Every week, we’ll recount some of the best buzz around CRM and data integration. We’ll review our favorite articles and share the most pressing findings or key takeaways from each.
David Linthicum talks cloud integration and ‘big data’
By: Stephanie Mann, Assistant Site Editor of TechTarget
Stephanie recaps a discussion between David Linthicum, CEO of Blue Mountain Labs, and SearchSOA.com Site Editor Jack Vaughan. David provided some guidance on how to determine whether a system should reside on-premise or in the cloud, by evaluating their function and their required computational power. David also believes most security breach fears are a bit exaggerated – if the data gets out and won’t hurt you, perhaps you can choose a lower level of security.
CRM in a Customer-Empowered World
By: Christopher Bucholtz (@Bucholtz)
In this excellent article, Christopher suggests the nature of an expanding role of CRM. In today’s social world, customers want their problems addressed and questions answered, regardless if that person they ask holds a ‘customer-facing’ role.
To achieve this, Christopher believes that over time, CRM will expand from the traditional users to non-traditional users, like warehouse workers, the CEO, and everyone in between. He also predicts that mobile CRM will bring CRM everywhere, to enhance customer interaction any time, any place.
Salesforce.com, Enterprise Platforms, and the End of the End of Software
By: Josh Greenbaum (@josheac) Enterprise Applications Consulting
Josh tempers a bit of the Salesforce.com Dreamforce excitement, though he believes that the Salesforce framework sets customers on the right track.
He analyzes the announcements at the conference against his three criteria for platform success in the 21st century: a strong tool set and platform for staging apps, a critical mass of developers to build them, and an online commercial website where partners can sell the apps. From this perspective, he believes Salesforce is very nearly meeting his criteria, with a strong app market, active developers, and tools that are on the way.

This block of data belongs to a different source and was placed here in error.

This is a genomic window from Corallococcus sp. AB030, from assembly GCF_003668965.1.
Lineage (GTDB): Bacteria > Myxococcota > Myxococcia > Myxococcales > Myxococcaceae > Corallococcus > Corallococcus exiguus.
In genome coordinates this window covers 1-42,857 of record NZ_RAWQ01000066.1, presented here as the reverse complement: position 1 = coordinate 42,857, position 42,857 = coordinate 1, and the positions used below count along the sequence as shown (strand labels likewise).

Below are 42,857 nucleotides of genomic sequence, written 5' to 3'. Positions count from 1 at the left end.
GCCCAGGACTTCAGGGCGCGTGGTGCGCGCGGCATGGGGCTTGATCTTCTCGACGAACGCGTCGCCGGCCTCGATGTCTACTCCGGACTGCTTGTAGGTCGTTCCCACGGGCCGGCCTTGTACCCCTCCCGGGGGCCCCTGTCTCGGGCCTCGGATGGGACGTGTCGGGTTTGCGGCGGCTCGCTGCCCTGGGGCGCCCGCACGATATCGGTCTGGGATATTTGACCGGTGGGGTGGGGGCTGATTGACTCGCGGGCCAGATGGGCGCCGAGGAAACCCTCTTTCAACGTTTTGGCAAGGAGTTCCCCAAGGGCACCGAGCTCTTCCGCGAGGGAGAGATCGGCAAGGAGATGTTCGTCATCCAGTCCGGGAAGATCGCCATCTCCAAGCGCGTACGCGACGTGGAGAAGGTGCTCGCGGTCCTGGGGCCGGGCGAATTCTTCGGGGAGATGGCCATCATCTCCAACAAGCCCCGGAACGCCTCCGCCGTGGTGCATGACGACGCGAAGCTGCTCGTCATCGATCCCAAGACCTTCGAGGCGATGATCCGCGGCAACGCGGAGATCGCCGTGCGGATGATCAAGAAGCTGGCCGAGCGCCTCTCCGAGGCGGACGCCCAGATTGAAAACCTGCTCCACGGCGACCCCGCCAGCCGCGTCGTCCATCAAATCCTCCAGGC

But, he also astutely points out the ‘end of software’ can only be achieved with more software and declares an ‘End to the end of software’.
Ten Strategic CIO priorities for 2013
By: Michael Krigsman (@mkrigsman), CEO of Asuret
Michael shares a great list of strategy areas for innovative CIOs compiled by Oracle. The first six are shared below.
- Simplify IT and Transform Your Spending: Kick the 80/20 Budget Habit
- Lead the Social Revolution: Drive the Social-Enabled Enterprise
- Unleash Your Company’s Intelligence: Create the Enterprise-Wide Opportunity Chain
- Embrace the Engagement Economy: Merge the Back Office and the Front Office into the Customer Office
- Future-Proof Your IT Architecture
- Upgrade “Cloud Strategy” to “Business Transformation Enabled by the Cloud”
Be sure to check out the full article for all ten.
Gartner’s Magic Quadrant for Social CRM and the Social Enterprise
By: Louis Columbus (@LouisColumbus), Forbes contributor
Louis tackles the hits and misses from the recently released Gartner research on the Social CRM space. We won’t steal his thunder here when it comes to Louis’ analysis; we recommend you give it a read. To round out his piece, Louis suggests the leaders to follow in Social CRM and we couldn’t agree more. Be sure to follow Vala Afshar, Paul Greenberg, Esteban Kolsky, Mitch Lieberman, Brent Leary, Denis Pombriant, Brian Vellmure and Ray Wang.
There you have it, folks. What do you think? What was your reaction to the Gartner Social CRM Magic Quadrant? Share your thoughts with us on Twitter.